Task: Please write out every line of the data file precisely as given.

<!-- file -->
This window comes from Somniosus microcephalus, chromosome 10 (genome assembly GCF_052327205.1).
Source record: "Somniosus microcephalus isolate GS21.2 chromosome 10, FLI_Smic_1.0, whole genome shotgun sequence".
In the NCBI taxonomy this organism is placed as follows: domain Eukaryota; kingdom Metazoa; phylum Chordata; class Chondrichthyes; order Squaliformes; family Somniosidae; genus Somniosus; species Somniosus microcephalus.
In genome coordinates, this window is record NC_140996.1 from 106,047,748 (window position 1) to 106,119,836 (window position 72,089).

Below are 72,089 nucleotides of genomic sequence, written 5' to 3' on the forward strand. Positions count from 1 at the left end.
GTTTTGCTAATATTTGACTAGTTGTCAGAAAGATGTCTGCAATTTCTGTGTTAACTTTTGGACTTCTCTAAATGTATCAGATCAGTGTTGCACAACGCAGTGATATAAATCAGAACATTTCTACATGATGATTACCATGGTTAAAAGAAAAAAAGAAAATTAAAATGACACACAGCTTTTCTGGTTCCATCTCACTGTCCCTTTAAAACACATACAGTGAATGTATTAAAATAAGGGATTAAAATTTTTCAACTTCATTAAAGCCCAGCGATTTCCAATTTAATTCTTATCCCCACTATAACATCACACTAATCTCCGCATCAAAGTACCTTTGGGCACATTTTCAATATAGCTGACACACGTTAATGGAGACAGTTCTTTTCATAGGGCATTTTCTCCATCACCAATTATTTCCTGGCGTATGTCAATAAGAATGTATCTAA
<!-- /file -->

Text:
This window comes from Somniosus microcephalus, chromosome 10 (genome assembly GCF_052327205.1).
Source record: "Somniosus microcephalus isolate GS21.2 chromosome 10, FLI_Smic_1.0, whole genome shotgun sequence".
In the NCBI taxonomy this organism is placed as follows: domain Eukaryota; kingdom Metazoa; phylum Chordata; class Chondrichthyes; order Squaliformes; family Somniosidae; genus Somniosus; species Somniosus microcephalus.
In genome coordinates, this window is record NC_140996.1 from 106,047,748 (window position 1) to 106,119,836 (window position 72,089).

Below are 72,089 nucleotides of genomic sequence, written 5' to 3' on the forward strand. Positions count from 1 at the left end.
GTTTTGCTAATATTTGACTAGTTGTCAGAAAGATGTCTGCAATTTCTGTGTTAACTTTTGGACTTCTCTAAATGTATCAGATCAGTGTTGCACAACGCAGTGATATAAATCAGAACATTTCTACATGATGATTACCATGGTTAAAAGAAAAAAAGAAAATTAAAATGACACACAGCTTTTCTGGTTCCATCTCACTGTCCCTTTAAAACACATACAGTGAATGTATTAAAATAAGGGATTAAAATTTTTCAACTTCATTAAAGCCCAGCGATTTCCAATTTAATTCTTATCCCCACTATAACATCACACTAATCTCCGCATCAAAGTACCTTTGGGCACATTTTCAATATAGCTGACACACGTTAATGGAGACAGTTCTTTTCATAGGGCATTTTCTCCATCACCAATTATTTCCTGGCGTATGTCAATAAGAATGTATCTAA